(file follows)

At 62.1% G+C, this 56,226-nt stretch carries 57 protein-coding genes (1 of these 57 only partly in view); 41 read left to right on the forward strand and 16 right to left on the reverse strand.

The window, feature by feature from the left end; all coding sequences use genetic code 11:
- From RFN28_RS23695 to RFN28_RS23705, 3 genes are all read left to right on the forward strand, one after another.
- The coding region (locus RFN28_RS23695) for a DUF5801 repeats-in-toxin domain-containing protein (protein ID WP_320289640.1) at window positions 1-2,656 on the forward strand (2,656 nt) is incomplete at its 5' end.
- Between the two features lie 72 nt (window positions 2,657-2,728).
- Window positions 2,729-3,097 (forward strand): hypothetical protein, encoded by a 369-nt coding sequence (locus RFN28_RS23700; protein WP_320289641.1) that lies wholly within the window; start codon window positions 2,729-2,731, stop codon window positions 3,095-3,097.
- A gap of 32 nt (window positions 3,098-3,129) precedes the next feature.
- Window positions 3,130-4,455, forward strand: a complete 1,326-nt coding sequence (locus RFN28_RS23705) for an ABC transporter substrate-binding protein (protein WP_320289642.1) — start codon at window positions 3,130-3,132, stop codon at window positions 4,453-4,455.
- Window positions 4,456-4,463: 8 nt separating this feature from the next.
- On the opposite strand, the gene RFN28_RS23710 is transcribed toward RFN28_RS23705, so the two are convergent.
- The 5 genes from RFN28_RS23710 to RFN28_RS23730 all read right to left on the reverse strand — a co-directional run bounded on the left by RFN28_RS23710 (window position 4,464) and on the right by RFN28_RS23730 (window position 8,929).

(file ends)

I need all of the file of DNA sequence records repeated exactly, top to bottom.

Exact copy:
At 62.1% G+C, this 56,226-nt stretch carries 57 protein-coding genes (1 of these 57 only partly in view); 41 read left to right on the forward strand and 16 right to left on the reverse strand.

The window, feature by feature from the left end; all coding sequences use genetic code 11:
- From RFN28_RS23695 to RFN28_RS23705, 3 genes are all read left to right on the forward strand, one after another.
- The coding region (locus RFN28_RS23695) for a DUF5801 repeats-in-toxin domain-containing protein (protein ID WP_320289640.1) at window positions 1-2,656 on the forward strand (2,656 nt) is incomplete at its 5' end.
- Between the two features lie 72 nt (window positions 2,657-2,728).
- Window positions 2,729-3,097 (forward strand): hypothetical protein, encoded by a 369-nt coding sequence (locus RFN28_RS23700; protein WP_320289641.1) that lies wholly within the window; start codon window positions 2,729-2,731, stop codon window positions 3,095-3,097.
- A gap of 32 nt (window positions 3,098-3,129) precedes the next feature.
- Window positions 3,130-4,455, forward strand: a complete 1,326-nt coding sequence (locus RFN28_RS23705) for an ABC transporter substrate-binding protein (protein WP_320289642.1) — start codon at window positions 3,130-3,132, stop codon at window positions 4,453-4,455.
- Window positions 4,456-4,463: 8 nt separating this feature from the next.
- On the opposite strand, the gene RFN28_RS23710 is transcribed toward RFN28_RS23705, so the two are convergent.
- The 5 genes from RFN28_RS23710 to RFN28_RS23730 all read right to left on the reverse strand — a co-directional run bounded on the left by RFN28_RS23710 (window position 4,464) and on the right by RFN28_RS23730 (window position 8,929).